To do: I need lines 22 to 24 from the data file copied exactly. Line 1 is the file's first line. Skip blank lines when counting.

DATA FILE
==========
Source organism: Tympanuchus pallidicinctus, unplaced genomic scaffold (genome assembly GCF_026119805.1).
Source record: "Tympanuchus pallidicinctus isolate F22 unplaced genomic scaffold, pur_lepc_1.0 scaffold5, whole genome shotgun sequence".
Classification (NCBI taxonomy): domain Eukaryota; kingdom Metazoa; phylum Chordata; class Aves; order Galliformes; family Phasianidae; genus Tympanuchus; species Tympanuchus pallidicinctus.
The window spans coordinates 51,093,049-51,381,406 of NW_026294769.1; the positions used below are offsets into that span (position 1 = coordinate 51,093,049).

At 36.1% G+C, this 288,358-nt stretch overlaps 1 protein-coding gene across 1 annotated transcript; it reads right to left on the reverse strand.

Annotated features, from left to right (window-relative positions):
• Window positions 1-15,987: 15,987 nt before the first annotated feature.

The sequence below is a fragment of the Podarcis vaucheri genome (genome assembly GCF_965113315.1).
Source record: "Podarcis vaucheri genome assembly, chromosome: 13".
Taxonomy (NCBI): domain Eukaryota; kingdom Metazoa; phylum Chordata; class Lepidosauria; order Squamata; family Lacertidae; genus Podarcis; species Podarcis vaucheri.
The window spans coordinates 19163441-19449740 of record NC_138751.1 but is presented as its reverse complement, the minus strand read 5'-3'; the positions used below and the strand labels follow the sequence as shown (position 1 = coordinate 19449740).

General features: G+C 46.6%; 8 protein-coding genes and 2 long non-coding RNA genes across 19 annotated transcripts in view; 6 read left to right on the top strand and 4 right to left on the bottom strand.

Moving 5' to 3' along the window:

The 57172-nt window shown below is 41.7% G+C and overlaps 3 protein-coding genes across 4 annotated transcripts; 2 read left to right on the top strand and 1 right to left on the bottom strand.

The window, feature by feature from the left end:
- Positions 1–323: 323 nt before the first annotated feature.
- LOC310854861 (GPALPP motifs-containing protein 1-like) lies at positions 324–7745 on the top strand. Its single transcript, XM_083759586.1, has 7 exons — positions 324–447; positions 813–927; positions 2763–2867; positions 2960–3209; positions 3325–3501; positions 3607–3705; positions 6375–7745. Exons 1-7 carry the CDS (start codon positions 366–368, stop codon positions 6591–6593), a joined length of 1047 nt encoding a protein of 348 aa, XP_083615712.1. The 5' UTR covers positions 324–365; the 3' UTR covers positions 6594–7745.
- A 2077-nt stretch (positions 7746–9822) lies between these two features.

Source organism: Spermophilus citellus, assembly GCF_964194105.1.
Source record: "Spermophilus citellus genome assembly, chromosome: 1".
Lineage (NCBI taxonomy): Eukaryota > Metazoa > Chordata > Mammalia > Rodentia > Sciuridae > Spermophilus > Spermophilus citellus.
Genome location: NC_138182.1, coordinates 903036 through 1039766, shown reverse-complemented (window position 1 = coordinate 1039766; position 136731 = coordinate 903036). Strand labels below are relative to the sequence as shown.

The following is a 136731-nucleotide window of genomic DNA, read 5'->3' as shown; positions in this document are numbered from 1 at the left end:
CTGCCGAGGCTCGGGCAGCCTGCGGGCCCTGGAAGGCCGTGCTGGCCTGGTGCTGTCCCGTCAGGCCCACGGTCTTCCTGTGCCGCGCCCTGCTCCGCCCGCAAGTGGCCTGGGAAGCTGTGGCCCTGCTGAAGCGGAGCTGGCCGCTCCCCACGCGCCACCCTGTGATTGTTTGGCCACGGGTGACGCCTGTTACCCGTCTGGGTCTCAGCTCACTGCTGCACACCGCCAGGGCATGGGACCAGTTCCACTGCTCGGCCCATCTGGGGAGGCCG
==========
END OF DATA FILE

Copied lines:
Genome location: NC_138182.1, coordinates 903036 through 1039766, shown reverse-complemented (window position 1 = coordinate 1039766; position 136731 = coordinate 903036). Strand labels below are relative to the sequence as shown.

The following is a 136731-nucleotide window of genomic DNA, read 5'->3' as shown; positions in this document are numbered from 1 at the left end:
CTGCCGAGGCTCGGGCAGCCTGCGGGCCCTGGAAGGCCGTGCTGGCCTGGTGCTGTCCCGTCAGGCCCACGGTCTTCCTGTGCCGCGCCCTGCTCCGCCCGCAAGTGGCCTGGGAAGCTGTGGCCCTGCTGAAGCGGAGCTGGCCGCTCCCCACGCGCCACCCTGTGATTGTTTGGCCACGGGTGACGCCTGTTACCCGTCTGGGTCTCAGCTCACTGCTGCACACCGCCAGGGCATGGGACCAGTTCCACTGCTCGGCCCATCTGGGGAGGCCG